A morphological and chemical classification of bronze corrosion features from an Iron Age hoard (Tintignac, France): the effect of metallurgical factors


  • Giorgia Ghiara University of Genova
  • Christophe Maniquet INRAP Limoges
  • Maria Maddalena Carnasciali University of Genova
  • Paolo Piccardo University of Genova




corrosion morphology; Sn bronze; microstructure; tentacle like corrosion; MIC


A categorization of corrosion morphologies of archaeological Sn bronzes was carried out on archaeological Iron Age objects. The objects come from a Celtic deposit located in central France (Tintignac, Corrèze) and are dated between 2nd and 3rd cent BC. Being samples of corroded metals taken from a single find spot, parameters connected to the features of the alloy and known to influence the corrosion morphologies were thoroughly considered. Global processes were highlighted, and corrosion mechanisms were characterized with a multi-analytical protocol (SEM-EDS, micro-Raman spectroscopy, image analyses) according to the detected morphology. Elaboration of the results was carried out with a multicomponent approach. Results show the presence of 5 different morphologies correlated to the alloys characteristics of the objects. Alloy composition, microstructure, degree of deformation and grain size were found to influence the corrosion products formed and the morphology of the attack. In particular, the ‘tentacle like corrosion’, associated to a microbial attack was the most susceptible to the effect of metallurgical features: their occurrence is connected to a higher presence of Fe and Pb in the alloy, a homogeneous deformation and a larger grain size.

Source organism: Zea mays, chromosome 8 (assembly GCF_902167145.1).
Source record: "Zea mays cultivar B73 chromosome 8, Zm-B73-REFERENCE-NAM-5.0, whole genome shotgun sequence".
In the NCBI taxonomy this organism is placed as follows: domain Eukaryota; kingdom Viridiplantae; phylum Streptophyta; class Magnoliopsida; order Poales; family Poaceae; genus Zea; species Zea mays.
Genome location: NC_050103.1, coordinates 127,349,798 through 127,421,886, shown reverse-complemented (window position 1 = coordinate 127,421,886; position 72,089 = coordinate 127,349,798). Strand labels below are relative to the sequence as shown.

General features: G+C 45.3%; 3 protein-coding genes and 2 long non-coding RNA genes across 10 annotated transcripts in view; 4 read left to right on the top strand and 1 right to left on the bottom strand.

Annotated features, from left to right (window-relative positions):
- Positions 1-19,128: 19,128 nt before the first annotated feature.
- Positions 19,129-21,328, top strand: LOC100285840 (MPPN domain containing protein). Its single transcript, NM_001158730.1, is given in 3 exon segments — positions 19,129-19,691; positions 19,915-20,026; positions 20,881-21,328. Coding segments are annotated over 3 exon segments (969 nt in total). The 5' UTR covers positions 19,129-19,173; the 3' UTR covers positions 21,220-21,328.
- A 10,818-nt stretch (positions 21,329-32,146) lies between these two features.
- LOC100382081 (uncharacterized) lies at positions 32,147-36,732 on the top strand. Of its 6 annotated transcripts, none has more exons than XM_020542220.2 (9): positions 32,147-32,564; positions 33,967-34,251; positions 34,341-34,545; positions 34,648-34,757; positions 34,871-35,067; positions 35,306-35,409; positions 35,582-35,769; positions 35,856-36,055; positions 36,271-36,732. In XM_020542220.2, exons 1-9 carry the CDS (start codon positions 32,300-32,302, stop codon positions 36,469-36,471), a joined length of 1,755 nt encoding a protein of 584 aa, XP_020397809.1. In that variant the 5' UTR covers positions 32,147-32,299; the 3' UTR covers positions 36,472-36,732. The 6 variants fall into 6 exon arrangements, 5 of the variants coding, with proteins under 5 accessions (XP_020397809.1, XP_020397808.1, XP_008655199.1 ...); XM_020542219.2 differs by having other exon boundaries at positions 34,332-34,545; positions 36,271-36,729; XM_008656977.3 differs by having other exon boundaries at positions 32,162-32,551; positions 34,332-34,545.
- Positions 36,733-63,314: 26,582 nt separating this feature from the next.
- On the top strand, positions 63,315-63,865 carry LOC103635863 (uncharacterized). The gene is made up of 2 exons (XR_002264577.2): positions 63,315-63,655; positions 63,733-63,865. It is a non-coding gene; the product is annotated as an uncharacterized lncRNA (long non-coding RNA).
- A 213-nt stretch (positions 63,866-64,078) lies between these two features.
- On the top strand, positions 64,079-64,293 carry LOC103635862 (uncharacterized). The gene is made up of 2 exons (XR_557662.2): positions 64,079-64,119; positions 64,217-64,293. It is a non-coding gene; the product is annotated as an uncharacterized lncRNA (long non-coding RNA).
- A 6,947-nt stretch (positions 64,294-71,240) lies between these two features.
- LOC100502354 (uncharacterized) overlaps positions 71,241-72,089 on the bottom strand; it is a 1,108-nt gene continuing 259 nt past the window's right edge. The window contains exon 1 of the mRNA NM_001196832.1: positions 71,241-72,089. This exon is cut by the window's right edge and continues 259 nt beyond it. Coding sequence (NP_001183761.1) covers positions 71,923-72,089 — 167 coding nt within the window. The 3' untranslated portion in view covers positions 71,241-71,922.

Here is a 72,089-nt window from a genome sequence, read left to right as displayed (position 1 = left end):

Research Papers